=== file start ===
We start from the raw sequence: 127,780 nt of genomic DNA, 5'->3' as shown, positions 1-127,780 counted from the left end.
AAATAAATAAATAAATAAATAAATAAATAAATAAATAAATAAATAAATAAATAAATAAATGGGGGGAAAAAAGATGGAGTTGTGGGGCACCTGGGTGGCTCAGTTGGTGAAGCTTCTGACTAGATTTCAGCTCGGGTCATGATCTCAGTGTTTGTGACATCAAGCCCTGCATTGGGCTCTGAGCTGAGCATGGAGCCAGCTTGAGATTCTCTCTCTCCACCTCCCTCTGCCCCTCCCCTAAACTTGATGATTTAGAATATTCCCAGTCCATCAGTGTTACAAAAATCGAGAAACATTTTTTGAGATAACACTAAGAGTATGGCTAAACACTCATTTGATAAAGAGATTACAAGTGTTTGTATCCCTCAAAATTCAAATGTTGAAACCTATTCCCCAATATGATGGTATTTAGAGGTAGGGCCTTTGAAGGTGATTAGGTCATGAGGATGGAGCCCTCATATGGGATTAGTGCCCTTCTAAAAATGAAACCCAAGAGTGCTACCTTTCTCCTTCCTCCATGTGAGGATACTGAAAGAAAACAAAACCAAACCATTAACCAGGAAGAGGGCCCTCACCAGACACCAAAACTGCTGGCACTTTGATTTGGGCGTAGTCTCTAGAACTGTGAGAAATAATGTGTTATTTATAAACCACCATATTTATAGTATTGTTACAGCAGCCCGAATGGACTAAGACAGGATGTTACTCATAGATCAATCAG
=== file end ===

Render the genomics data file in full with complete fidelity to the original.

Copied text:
We start from the raw sequence: 127,780 nt of genomic DNA, 5'->3' as shown, positions 1-127,780 counted from the left end.
AAATAAATAAATAAATAAATAAATAAATAAATAAATAAATAAATAAATAAATAAATAAATGGGGGGAAAAAAGATGGAGTTGTGGGGCACCTGGGTGGCTCAGTTGGTGAAGCTTCTGACTAGATTTCAGCTCGGGTCATGATCTCAGTGTTTGTGACATCAAGCCCTGCATTGGGCTCTGAGCTGAGCATGGAGCCAGCTTGAGATTCTCTCTCTCCACCTCCCTCTGCCCCTCCCCTAAACTTGATGATTTAGAATATTCCCAGTCCATCAGTGTTACAAAAATCGAGAAACATTTTTTGAGATAACACTAAGAGTATGGCTAAACACTCATTTGATAAAGAGATTACAAGTGTTTGTATCCCTCAAAATTCAAATGTTGAAACCTATTCCCCAATATGATGGTATTTAGAGGTAGGGCCTTTGAAGGTGATTAGGTCATGAGGATGGAGCCCTCATATGGGATTAGTGCCCTTCTAAAAATGAAACCCAAGAGTGCTACCTTTCTCCTTCCTCCATGTGAGGATACTGAAAGAAAACAAAACCAAACCATTAACCAGGAAGAGGGCCCTCACCAGACACCAAAACTGCTGGCACTTTGATTTGGGCGTAGTCTCTAGAACTGTGAGAAATAATGTGTTATTTATAAACCACCATATTTATAGTATTGTTACAGCAGCCCGAATGGACTAAGACAGGATGTTACTCATAGATCAATCAG